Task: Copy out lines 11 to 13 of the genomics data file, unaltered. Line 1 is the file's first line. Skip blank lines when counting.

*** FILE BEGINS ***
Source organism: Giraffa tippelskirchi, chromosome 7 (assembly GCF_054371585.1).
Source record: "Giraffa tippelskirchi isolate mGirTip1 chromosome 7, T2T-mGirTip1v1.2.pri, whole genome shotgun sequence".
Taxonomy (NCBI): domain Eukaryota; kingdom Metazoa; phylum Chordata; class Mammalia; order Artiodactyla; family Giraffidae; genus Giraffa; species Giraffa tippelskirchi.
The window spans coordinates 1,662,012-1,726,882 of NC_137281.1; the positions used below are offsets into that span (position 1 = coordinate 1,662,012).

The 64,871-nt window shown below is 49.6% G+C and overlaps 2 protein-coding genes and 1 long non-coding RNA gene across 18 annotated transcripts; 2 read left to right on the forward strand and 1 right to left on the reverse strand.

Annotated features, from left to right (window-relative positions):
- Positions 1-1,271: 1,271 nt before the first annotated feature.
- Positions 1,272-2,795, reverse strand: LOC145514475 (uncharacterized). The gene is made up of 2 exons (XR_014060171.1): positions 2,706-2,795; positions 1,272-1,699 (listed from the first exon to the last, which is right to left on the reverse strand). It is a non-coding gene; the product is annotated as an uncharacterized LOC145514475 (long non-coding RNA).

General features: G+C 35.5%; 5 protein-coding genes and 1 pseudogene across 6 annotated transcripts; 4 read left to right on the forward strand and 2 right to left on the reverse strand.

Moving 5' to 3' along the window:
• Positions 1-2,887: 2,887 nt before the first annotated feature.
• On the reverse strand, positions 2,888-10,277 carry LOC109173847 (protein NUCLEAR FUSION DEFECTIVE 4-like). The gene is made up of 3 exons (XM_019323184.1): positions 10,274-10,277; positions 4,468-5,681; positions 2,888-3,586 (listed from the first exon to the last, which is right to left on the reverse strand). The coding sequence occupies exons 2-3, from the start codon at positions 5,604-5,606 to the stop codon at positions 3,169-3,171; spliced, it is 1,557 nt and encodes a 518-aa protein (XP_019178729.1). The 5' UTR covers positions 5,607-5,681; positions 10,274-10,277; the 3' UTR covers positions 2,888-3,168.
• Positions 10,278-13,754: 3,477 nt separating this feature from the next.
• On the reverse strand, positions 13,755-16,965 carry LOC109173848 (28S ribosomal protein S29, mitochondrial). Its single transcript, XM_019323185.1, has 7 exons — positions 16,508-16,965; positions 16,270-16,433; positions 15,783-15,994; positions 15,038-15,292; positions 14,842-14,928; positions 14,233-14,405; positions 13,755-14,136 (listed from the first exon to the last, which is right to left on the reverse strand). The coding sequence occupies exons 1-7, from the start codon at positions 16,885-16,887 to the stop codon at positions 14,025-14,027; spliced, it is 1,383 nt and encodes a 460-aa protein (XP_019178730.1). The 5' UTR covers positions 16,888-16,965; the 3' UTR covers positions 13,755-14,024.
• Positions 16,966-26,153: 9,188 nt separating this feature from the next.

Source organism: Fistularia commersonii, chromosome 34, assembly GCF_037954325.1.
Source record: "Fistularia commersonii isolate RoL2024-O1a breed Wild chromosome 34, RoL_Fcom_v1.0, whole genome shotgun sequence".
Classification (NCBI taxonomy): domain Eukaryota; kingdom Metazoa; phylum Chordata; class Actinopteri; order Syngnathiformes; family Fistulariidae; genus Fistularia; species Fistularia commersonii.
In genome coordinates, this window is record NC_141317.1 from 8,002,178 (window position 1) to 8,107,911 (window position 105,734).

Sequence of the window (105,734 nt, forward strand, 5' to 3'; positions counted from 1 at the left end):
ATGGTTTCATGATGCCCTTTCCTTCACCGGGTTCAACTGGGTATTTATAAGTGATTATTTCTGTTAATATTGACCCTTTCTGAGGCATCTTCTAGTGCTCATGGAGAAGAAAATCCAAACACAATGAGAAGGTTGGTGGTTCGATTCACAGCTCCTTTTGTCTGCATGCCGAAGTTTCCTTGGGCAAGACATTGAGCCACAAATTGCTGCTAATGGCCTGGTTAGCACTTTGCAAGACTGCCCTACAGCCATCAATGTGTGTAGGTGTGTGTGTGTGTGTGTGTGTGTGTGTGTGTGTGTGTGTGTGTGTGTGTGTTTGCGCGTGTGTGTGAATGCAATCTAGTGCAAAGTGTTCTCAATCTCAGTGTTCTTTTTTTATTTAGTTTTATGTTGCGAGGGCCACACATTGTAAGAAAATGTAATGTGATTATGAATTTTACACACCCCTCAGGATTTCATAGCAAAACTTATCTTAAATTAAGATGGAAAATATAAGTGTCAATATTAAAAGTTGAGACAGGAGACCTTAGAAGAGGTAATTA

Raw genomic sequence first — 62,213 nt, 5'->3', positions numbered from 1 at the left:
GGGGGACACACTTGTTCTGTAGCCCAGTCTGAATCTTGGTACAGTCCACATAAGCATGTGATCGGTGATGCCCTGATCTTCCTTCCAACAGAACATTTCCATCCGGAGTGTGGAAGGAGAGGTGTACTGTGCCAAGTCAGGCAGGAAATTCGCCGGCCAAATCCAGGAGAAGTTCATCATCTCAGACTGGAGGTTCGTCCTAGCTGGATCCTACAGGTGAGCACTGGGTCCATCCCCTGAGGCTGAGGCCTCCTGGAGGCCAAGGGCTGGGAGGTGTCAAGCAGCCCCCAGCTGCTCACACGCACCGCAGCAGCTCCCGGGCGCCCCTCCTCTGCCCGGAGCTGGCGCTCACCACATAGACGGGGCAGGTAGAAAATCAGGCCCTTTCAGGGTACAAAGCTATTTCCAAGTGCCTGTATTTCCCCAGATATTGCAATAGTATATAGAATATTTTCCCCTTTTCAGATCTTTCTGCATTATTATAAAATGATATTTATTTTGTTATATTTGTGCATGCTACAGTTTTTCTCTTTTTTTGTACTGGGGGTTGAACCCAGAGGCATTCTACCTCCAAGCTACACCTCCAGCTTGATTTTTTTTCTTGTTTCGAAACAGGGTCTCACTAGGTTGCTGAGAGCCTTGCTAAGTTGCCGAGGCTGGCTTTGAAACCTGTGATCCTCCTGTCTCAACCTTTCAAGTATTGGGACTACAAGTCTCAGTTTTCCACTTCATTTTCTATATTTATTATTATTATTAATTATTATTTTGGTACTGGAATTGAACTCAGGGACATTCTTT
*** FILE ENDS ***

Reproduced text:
• Positions 1-2,887: 2,887 nt before the first annotated feature.
• On the reverse strand, positions 2,888-10,277 carry LOC109173847 (protein NUCLEAR FUSION DEFECTIVE 4-like). The gene is made up of 3 exons (XM_019323184.1): positions 10,274-10,277; positions 4,468-5,681; positions 2,888-3,586 (listed from the first exon to the last, which is right to left on the reverse strand). The coding sequence occupies exons 2-3, from the start codon at positions 5,604-5,606 to the stop codon at positions 3,169-3,171; spliced, it is 1,557 nt and encodes a 518-aa protein (XP_019178729.1). The 5' UTR covers positions 5,607-5,681; positions 10,274-10,277; the 3' UTR covers positions 2,888-3,168.
• Positions 10,278-13,754: 3,477 nt separating this feature from the next.